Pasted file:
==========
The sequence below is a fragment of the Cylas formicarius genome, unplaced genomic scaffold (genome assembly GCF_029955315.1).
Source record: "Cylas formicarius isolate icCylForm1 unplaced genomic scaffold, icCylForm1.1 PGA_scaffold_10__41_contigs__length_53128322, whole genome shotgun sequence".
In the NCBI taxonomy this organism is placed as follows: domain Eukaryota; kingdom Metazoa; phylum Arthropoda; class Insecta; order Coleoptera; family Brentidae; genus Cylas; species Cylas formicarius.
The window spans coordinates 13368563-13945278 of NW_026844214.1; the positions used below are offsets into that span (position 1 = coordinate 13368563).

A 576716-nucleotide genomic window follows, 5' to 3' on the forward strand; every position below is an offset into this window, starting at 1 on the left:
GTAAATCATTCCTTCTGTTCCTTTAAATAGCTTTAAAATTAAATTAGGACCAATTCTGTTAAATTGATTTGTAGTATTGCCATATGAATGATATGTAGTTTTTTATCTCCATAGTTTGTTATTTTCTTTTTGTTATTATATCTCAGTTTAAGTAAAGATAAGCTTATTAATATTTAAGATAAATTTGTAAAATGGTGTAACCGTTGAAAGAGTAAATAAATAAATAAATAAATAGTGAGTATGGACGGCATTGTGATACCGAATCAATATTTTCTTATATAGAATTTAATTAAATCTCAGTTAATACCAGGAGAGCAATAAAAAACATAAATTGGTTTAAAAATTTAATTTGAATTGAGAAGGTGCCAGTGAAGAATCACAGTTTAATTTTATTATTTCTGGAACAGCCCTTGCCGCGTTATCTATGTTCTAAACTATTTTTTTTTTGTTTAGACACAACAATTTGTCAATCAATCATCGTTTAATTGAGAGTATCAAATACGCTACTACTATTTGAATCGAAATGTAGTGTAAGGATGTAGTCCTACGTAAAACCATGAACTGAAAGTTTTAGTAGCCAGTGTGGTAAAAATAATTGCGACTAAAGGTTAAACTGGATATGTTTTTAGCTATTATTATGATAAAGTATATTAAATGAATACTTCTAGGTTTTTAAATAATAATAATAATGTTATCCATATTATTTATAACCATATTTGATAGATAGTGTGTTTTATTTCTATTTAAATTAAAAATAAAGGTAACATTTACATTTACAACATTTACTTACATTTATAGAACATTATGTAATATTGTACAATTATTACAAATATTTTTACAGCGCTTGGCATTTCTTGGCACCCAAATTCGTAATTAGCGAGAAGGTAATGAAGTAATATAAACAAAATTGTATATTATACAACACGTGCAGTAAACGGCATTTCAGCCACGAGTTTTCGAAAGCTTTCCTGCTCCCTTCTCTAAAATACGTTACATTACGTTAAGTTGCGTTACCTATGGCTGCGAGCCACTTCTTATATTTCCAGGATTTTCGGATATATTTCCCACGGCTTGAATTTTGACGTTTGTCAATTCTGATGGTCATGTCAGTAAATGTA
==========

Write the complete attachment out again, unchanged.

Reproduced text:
The sequence below is a fragment of the Cylas formicarius genome, unplaced genomic scaffold (genome assembly GCF_029955315.1).
Source record: "Cylas formicarius isolate icCylForm1 unplaced genomic scaffold, icCylForm1.1 PGA_scaffold_10__41_contigs__length_53128322, whole genome shotgun sequence".
In the NCBI taxonomy this organism is placed as follows: domain Eukaryota; kingdom Metazoa; phylum Arthropoda; class Insecta; order Coleoptera; family Brentidae; genus Cylas; species Cylas formicarius.
The window spans coordinates 13368563-13945278 of NW_026844214.1; the positions used below are offsets into that span (position 1 = coordinate 13368563).

A 576716-nucleotide genomic window follows, 5' to 3' on the forward strand; every position below is an offset into this window, starting at 1 on the left:
GTAAATCATTCCTTCTGTTCCTTTAAATAGCTTTAAAATTAAATTAGGACCAATTCTGTTAAATTGATTTGTAGTATTGCCATATGAATGATATGTAGTTTTTTATCTCCATAGTTTGTTATTTTCTTTTTGTTATTATATCTCAGTTTAAGTAAAGATAAGCTTATTAATATTTAAGATAAATTTGTAAAATGGTGTAACCGTTGAAAGAGTAAATAAATAAATAAATAAATAGTGAGTATGGACGGCATTGTGATACCGAATCAATATTTTCTTATATAGAATTTAATTAAATCTCAGTTAATACCAGGAGAGCAATAAAAAACATAAATTGGTTTAAAAATTTAATTTGAATTGAGAAGGTGCCAGTGAAGAATCACAGTTTAATTTTATTATTTCTGGAACAGCCCTTGCCGCGTTATCTATGTTCTAAACTATTTTTTTTTTGTTTAGACACAACAATTTGTCAATCAATCATCGTTTAATTGAGAGTATCAAATACGCTACTACTATTTGAATCGAAATGTAGTGTAAGGATGTAGTCCTACGTAAAACCATGAACTGAAAGTTTTAGTAGCCAGTGTGGTAAAAATAATTGCGACTAAAGGTTAAACTGGATATGTTTTTAGCTATTATTATGATAAAGTATATTAAATGAATACTTCTAGGTTTTTAAATAATAATAATAATGTTATCCATATTATTTATAACCATATTTGATAGATAGTGTGTTTTATTTCTATTTAAATTAAAAATAAAGGTAACATTTACATTTACAACATTTACTTACATTTATAGAACATTATGTAATATTGTACAATTATTACAAATATTTTTACAGCGCTTGGCATTTCTTGGCACCCAAATTCGTAATTAGCGAGAAGGTAATGAAGTAATATAAACAAAATTGTATATTATACAACACGTGCAGTAAACGGCATTTCAGCCACGAGTTTTCGAAAGCTTTCCTGCTCCCTTCTCTAAAATACGTTACATTACGTTAAGTTGCGTTACCTATGGCTGCGAGCCACTTCTTATATTTCCAGGATTTTCGGATATATTTCCCACGGCTTGAATTTTGACGTTTGTCAATTCTGATGGTCATGTCAGTAAATGTA